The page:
Contribution Poster (A0 portrait)
Reheating neutron stars with the annihilation of self-interacting dark matter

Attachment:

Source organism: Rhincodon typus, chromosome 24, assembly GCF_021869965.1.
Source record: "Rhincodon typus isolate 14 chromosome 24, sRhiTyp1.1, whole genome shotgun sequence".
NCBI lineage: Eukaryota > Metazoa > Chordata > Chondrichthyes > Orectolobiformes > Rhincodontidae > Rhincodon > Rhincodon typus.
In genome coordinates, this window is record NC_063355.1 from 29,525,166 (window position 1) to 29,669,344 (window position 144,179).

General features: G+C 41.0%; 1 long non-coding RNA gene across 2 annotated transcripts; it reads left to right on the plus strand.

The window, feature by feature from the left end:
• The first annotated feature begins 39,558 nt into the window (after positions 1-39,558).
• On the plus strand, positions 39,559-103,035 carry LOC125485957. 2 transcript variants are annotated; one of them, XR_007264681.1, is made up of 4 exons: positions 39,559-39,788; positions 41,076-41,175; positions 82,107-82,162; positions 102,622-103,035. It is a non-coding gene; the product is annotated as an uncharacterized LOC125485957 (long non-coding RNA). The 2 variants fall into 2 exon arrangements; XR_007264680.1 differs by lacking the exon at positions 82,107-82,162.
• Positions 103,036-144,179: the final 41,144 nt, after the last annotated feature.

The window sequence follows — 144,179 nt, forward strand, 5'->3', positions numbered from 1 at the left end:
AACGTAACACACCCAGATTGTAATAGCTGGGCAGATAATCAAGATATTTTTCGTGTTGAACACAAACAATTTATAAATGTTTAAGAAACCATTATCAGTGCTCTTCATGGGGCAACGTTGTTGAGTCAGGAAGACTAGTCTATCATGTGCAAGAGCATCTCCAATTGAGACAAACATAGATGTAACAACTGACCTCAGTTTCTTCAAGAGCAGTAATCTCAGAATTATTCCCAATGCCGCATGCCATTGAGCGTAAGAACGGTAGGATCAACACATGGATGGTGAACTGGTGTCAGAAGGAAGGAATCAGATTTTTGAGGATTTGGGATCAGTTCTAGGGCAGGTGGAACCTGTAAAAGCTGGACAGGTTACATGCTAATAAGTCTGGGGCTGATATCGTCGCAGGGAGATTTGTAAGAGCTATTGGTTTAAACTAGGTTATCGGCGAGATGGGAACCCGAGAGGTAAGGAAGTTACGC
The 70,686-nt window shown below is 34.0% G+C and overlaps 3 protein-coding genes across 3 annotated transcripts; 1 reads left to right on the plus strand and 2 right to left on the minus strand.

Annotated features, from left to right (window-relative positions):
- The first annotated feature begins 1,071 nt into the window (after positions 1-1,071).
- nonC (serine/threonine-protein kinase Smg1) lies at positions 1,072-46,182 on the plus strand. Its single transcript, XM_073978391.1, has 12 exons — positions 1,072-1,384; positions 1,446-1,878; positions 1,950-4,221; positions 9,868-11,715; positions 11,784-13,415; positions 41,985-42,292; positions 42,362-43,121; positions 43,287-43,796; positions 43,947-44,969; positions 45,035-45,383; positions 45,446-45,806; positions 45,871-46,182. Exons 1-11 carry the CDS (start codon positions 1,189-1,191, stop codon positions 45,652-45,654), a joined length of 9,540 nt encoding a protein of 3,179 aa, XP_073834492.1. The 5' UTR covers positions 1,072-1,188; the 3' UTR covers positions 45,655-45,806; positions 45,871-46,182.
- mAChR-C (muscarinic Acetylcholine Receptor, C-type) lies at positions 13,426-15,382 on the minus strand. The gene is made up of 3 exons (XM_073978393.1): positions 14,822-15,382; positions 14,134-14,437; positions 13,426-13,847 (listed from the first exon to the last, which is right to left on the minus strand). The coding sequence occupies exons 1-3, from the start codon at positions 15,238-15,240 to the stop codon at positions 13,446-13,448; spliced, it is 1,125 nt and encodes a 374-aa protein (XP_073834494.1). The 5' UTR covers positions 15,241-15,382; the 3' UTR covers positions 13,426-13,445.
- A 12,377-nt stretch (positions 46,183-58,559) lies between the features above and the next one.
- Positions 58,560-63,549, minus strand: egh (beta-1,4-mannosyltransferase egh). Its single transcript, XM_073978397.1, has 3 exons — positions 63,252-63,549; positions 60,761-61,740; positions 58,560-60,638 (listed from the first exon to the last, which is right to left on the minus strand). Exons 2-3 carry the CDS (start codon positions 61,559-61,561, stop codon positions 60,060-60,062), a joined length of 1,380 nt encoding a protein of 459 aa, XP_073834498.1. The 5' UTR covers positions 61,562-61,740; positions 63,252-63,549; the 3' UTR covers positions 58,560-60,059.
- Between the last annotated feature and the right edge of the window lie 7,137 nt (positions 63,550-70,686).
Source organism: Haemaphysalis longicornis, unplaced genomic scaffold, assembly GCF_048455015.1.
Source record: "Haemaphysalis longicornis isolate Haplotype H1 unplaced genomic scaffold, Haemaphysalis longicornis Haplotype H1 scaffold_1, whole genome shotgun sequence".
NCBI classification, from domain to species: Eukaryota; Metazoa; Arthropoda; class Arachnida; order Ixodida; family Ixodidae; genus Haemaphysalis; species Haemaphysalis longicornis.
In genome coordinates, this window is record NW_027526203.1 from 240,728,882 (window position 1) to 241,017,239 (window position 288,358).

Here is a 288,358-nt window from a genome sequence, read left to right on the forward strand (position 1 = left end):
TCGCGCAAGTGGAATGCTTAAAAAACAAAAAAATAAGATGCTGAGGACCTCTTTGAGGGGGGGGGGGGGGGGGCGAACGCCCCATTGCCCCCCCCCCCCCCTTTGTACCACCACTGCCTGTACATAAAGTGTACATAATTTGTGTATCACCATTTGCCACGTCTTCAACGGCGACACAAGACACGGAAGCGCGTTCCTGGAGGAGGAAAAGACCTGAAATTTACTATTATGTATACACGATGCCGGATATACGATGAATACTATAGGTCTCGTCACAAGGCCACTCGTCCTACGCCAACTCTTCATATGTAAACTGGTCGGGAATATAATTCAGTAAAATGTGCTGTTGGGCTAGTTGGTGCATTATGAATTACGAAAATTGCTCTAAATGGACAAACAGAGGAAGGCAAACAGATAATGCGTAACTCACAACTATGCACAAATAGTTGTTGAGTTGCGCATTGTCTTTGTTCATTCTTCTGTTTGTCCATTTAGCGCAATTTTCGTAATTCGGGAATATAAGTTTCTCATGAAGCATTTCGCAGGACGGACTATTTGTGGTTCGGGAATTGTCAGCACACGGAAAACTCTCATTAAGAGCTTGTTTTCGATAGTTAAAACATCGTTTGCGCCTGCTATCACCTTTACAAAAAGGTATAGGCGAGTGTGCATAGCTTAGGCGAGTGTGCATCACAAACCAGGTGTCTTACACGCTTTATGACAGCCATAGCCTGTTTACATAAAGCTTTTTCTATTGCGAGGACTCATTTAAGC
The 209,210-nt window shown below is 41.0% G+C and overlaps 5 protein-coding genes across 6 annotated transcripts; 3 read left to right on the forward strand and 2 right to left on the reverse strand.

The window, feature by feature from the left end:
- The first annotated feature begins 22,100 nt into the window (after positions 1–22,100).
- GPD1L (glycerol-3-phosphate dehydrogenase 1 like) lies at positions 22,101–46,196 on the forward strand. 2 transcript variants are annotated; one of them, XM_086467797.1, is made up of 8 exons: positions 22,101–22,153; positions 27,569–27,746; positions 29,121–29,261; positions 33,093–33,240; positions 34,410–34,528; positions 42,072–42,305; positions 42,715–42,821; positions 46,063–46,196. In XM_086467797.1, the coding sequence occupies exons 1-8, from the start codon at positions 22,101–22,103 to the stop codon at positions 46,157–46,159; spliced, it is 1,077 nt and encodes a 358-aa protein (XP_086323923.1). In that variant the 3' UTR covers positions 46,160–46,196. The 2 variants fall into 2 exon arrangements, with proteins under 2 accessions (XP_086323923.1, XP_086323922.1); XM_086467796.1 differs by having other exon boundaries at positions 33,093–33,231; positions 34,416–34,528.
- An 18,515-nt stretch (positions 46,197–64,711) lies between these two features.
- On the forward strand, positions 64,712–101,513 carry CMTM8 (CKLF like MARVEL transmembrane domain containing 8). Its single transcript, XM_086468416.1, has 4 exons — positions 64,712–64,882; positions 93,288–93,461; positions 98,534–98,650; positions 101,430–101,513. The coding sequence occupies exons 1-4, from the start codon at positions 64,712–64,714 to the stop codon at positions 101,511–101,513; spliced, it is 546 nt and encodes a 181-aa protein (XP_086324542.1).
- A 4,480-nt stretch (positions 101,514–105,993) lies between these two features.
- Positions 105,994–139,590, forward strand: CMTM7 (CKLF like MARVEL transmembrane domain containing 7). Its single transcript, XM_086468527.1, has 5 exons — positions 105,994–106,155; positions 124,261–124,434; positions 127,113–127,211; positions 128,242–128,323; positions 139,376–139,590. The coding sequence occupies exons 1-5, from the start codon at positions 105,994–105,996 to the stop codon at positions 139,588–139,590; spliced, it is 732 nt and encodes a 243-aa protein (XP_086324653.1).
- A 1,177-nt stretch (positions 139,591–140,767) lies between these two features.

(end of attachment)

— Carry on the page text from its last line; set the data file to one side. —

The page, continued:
Compact stellar objects such as neutron stars (NS) are ideal places for capturing dark matter (DM) particles. We study the effect of self-interacting DM (SIDM) captured by the nearby NS that can reheat NS to an appreciated surface temperature. Recently, DM self-interaction was considered as an negligible effect due to its small geometric cross section in NS. However, we will demonstrate when DM-nucleon cross section σχn is much smaller than the current direct search limits, DM self-interaction will dominate the capture process. As a result of small σχn, DM will not thermalize with NS and its decoupled temperature Tx(dec) is as high as a certain temperature of NS in the early evolution stage. In particular, a higher Tx(dec) will induce a larger DM thermal radius. It increases DM self-capture rate and leads to the stronger DM annihilation rate. The energy injection to NS will be more thus reheat the star. Such effect results from DM self-interaction but it behaves as DM having a relatively large σχn. The NS temperatures are produced from the interplays between DM-nucleon and DM-DM interactions. In certain parameter region, there are two possible solutions that will generate the same NS temperature. We will also show that the reheating NS surface temperature by SIDM cannot be arbitrary high. It saturates at hundreds of Kelvins depending on the DM mass. The corresponding blackbody peak wavelength is potentially detectable in the future telescopes.